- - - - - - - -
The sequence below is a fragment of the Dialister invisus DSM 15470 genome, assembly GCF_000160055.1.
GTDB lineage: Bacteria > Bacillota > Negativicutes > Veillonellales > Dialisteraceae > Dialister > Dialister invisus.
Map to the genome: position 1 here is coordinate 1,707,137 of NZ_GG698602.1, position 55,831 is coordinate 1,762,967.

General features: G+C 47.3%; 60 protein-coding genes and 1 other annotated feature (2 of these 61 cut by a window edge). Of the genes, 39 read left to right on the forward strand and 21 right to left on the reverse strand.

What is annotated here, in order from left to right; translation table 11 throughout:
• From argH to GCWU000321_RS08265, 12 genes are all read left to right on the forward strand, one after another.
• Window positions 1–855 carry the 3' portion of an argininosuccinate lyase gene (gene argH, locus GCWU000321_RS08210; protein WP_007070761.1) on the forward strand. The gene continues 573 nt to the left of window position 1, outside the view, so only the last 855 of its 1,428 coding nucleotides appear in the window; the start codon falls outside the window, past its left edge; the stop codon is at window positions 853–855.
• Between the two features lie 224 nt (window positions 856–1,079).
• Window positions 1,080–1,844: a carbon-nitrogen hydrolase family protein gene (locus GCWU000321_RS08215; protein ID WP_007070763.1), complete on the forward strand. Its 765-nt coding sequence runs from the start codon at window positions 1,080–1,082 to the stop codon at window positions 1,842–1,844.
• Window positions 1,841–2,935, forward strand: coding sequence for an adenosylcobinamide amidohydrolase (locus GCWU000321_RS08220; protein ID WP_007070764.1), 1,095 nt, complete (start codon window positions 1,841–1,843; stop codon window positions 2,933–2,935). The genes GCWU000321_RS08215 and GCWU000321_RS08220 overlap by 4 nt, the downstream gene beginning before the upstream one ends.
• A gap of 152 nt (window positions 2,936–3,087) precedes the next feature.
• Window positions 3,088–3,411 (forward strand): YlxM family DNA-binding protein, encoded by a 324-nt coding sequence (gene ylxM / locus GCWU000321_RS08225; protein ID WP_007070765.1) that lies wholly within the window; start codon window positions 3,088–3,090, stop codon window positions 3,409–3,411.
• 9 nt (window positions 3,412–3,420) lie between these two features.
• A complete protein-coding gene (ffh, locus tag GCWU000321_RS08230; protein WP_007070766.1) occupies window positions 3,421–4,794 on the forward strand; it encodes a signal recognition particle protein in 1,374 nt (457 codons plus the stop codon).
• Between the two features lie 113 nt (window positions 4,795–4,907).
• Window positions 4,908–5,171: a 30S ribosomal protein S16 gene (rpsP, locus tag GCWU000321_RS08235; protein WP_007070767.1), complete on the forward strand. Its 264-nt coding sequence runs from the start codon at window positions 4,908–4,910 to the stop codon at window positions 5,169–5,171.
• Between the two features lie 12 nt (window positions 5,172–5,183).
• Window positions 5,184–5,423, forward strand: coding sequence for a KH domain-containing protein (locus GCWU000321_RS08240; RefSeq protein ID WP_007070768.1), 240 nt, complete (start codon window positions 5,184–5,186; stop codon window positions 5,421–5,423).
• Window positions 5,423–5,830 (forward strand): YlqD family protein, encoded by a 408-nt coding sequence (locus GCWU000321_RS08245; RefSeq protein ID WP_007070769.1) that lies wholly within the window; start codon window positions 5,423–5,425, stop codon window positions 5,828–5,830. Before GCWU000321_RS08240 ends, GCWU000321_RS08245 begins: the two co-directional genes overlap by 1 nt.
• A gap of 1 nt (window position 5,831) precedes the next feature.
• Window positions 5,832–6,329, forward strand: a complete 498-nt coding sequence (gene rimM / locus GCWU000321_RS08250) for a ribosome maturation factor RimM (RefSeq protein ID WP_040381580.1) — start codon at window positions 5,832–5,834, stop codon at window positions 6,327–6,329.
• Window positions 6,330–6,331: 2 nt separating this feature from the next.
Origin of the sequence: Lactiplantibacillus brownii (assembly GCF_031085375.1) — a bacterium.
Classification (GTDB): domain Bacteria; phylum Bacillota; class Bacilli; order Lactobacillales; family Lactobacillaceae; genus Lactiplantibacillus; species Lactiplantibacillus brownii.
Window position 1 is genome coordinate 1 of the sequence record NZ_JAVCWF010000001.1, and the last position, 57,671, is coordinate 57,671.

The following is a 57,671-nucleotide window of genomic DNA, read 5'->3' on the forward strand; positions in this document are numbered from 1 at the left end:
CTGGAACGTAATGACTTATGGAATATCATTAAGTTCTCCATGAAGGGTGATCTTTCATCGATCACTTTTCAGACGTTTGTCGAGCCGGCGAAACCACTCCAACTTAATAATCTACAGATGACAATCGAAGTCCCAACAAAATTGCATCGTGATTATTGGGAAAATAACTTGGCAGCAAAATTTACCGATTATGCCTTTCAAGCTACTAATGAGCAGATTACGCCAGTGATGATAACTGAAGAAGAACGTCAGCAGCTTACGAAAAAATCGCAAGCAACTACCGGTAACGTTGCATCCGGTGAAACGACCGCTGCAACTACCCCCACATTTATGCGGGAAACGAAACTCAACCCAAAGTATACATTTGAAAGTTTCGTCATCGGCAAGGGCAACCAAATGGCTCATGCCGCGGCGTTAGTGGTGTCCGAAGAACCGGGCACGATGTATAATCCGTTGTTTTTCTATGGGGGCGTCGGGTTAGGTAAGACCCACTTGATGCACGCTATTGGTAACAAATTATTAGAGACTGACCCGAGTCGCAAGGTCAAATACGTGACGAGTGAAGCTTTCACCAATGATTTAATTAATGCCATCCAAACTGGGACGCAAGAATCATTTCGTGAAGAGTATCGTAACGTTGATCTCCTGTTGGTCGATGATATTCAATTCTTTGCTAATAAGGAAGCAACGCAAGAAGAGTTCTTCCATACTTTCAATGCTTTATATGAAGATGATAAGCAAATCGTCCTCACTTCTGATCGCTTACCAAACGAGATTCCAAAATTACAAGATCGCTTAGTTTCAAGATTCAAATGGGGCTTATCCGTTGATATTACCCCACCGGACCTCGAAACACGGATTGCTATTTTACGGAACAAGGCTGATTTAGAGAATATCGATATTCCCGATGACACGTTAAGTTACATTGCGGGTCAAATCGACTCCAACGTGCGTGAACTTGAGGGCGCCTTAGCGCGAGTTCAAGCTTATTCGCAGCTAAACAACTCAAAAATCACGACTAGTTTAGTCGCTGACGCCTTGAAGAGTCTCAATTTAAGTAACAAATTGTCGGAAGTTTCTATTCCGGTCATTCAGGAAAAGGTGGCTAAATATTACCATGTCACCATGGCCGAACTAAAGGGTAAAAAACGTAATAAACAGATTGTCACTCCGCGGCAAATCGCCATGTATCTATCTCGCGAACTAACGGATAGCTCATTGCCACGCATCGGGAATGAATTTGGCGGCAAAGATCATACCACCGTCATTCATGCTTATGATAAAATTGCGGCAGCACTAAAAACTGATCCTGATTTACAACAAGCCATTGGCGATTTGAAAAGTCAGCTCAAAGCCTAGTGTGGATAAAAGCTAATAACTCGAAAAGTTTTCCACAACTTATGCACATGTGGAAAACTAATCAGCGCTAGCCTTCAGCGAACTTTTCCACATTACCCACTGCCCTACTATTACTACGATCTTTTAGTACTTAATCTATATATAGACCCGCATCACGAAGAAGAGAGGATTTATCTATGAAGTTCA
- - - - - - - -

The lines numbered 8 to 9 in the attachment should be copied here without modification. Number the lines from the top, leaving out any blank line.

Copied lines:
• Between the two features lie 224 nt (window positions 856–1,079).
• Window positions 1,080–1,844: a carbon-nitrogen hydrolase family protein gene (locus GCWU000321_RS08215; protein ID WP_007070763.1), complete on the forward strand. Its 765-nt coding sequence runs from the start codon at window positions 1,080–1,082 to the stop codon at window positions 1,842–1,844.